Breadcrumbs

PC Profile: John Balbus OPC '78

As acting director of a new federal office responsible for addressing health inequities in our response to climate change, John Balbus OPC ’78 already has a lot on his plate.

Penn Charter Alumn John Balbus OPC78

Rising temperatures, severe floods, rampant wildfires and deadly hurricanes affect people the world over but especially those who already lack access to basic services and reliable healthcare. Balbus’s job has been made even harder, though, because he has been operating with only a minimal staff and no congressional funding. He is making do without them.


President Biden created the Office of Climate Change and Health Equity (OCCHE) by executive order in 2021, and Balbus, a longtime advisor for public health at the National Institute of Environmental Health Sciences, became the acting director. Last year he was supposed to have a $3 million budget and a full-time staff of eight, but Congress has yet to appropriate any money. He has big plans but has been forced to improvise through volunteer staff and partnerships with other, better funded agencies.


“It’s a huge mandate for an unfunded office,” Balbus said, “but we’ve had great success and we have passionate people. There’s a lot that you can do if you understand how the government works.”


The OCCHE is the first agency of its kind at the national level to address climate change and health equity. Its mission is to protect vulnerable communities who disproportionately bear the brunt of pollution and climate-driven disasters. The need for action is growing; the World Health Organization estimates that climate change will contribute to 250,000 deaths from malnutrition, malaria, heat stress and other causes.


Even when fully funded, the OCCHE must rely, as its website says, on the “powers of convening, coordination, and collaboration.” To pick just one example: Last summer Oregon suffered under a record heat wave which killed more than 115 people, many of them poor. To combat this, the Oregon Health Authority obtained a Medicaid waiver from the Centers for Medicare and Medicaid Services (CMS) to purchase 3,000 portable air conditioners to be sent to the state’s most vulnerable people. Balbus’s office is now working with CMS and with other states to make this option better known and available throughout the country. “It’s not the solution to heat and climate change,” Balbus acknowledged, “but it’s one immediate way that a climate change-related event that’s killing people can be addressed with an equity lens.”


Hurricanes, another manifestation of climate change, are also on the OCCHE’s agenda. Balbus’s office is looking to partner with the Urban Sustainability Directors’ Network, a group of local government officials, to help incorporate health services into their “climate resilience hubs,” community-designed and maintained structures that provide services in normal times but can help inform residents about weather emergencies and remain open during them to provide basic services such as shelter, clean water or power. As Balbus explained it, “Everybody will benefit if we can find a way to protect those people in greatest need of a safety net.”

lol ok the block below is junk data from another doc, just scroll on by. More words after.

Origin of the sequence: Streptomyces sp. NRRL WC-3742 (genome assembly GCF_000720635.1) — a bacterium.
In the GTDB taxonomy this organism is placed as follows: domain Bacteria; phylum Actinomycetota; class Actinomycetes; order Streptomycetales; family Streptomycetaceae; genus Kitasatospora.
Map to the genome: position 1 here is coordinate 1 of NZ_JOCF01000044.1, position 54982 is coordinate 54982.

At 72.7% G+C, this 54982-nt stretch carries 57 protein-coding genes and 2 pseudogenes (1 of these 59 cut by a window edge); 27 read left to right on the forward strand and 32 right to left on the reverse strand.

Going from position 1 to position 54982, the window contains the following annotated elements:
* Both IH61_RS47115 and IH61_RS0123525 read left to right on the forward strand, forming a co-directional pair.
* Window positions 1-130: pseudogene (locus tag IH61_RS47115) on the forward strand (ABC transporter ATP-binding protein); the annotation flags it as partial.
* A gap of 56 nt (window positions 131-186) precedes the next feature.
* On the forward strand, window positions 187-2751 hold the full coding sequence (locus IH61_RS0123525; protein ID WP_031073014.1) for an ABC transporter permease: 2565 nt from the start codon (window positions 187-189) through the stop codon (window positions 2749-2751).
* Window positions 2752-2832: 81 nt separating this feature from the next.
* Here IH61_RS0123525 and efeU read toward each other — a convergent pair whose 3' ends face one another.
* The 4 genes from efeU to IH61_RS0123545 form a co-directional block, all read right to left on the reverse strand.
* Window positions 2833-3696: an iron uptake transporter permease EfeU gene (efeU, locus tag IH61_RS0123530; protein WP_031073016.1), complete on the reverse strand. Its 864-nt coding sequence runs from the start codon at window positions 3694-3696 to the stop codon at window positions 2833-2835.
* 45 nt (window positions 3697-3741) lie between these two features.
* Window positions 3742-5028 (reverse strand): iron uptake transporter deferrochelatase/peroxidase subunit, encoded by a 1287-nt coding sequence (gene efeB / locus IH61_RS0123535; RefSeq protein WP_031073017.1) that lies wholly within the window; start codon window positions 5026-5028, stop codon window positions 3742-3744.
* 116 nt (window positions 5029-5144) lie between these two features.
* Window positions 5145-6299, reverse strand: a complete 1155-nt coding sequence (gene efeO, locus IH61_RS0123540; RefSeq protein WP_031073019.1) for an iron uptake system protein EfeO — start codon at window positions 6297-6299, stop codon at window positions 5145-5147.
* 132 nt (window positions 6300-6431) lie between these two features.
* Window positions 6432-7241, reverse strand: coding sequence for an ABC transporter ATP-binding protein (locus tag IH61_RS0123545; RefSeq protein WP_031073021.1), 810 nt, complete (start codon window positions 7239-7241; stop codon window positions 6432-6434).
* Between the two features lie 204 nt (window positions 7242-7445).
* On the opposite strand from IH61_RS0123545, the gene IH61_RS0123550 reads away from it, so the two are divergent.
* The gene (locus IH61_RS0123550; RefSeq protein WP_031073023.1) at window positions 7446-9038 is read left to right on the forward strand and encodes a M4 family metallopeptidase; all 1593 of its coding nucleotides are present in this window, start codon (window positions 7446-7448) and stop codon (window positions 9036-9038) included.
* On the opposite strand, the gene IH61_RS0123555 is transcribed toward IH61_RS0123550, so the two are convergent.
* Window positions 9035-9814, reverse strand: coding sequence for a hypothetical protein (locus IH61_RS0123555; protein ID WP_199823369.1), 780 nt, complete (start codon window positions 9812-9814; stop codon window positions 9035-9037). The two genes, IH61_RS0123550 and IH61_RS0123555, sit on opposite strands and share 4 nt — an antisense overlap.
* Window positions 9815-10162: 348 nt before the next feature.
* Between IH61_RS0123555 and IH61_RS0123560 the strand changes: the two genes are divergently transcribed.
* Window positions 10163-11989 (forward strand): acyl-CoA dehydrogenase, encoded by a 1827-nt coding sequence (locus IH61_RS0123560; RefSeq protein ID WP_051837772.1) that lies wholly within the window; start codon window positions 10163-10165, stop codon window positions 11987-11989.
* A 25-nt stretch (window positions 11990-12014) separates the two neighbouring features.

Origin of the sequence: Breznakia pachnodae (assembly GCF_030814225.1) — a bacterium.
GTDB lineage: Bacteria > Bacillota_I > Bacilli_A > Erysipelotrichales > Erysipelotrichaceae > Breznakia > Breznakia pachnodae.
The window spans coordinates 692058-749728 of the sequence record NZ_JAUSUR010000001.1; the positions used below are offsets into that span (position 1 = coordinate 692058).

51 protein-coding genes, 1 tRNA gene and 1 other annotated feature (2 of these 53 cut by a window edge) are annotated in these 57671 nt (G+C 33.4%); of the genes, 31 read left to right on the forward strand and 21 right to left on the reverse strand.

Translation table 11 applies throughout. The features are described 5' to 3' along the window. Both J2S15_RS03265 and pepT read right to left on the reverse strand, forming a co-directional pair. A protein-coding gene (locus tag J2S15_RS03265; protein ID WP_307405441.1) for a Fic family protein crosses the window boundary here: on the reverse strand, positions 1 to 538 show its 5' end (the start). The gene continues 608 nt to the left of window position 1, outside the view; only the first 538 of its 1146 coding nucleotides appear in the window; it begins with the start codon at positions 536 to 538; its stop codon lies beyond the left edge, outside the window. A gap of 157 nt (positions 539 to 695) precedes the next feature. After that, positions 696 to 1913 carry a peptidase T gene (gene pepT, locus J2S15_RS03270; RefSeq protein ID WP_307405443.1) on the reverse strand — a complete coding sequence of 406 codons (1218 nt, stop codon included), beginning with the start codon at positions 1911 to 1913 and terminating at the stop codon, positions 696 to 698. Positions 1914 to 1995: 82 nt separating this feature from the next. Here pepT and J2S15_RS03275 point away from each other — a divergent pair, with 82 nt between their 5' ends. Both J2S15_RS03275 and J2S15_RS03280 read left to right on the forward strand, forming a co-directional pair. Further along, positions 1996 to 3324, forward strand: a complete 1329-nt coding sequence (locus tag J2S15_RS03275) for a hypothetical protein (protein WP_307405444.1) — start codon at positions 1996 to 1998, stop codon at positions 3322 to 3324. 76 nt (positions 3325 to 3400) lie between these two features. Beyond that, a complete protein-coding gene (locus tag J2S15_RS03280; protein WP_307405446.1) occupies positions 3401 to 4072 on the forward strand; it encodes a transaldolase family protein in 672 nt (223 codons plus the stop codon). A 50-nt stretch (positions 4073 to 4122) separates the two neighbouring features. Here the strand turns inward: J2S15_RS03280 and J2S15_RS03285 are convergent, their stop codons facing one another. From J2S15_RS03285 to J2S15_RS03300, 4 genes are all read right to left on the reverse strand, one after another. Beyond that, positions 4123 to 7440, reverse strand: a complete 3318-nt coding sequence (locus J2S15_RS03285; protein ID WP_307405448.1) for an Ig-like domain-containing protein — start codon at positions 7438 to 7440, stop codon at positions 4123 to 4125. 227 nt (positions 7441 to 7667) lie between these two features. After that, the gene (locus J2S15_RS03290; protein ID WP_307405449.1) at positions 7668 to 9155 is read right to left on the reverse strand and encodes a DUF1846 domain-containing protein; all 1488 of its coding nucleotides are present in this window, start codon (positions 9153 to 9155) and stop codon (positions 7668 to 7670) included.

One other project Balbus points to is the Climate and Health Outlook, which is posted on the Health & Human Services website. The outlook takes seasonal forecasts from various government agencies for events such as droughts, heat waves and wildfires, and looks at their effects on health. “It is the nation’s first seasonal forecast for health,” Balbus said.

In the fall of 2021, just a few weeks after moving into his new job, Balbus traveled to Glasgow, Scotland as part of the American delegation to the United Nations Climate Change Conference, known as COP26. The United States joined 51 other countries in making a broad commitment to cut greenhouse gas emissions from their healthcare systems and make them more climate resilient. “We hope that such policies — and additional actions to be identified — will inspire the sector to address the health threats associated with climate change in an equitable, inclusive manner,” he wrote in a paper he co-authored for the New England Journal of Medicine afterward.


Balbus majored in biochemistry at Harvard, earned his medical degree from the University of Pennsylvania, and a master’s degree in public health from Johns Hopkins University. After teaching at George Washington University for seven years, he worked as chief health scientist at the Environmental Defense Fund before joining the National Institute of Environmental Health Science in 2009.


Before all that, though, Balbus was also a PC lifer, as were his older brothers, Steven OPC ’71 and Peter OPC ’75. He credits former Penn Charter chemistry teacher, Richard V. Pepino, for pointing him towards his future career path. “Rich was a huge influence on me,” Balbus said.
“As a high school teacher, he developed an innovative biochemistry class, which was a phenomenal and, for me, inspirational thing back then.”

He also credits the spiritual lessons he learned as a student. “As a Quaker school, Penn Charter has an ethos of service and commitment to the rights of all people and to equity,” he said. “Growing up in that environment had a big influence and set a foundation for other experiences I had later in life.”

– Mark Bernstein OPC '79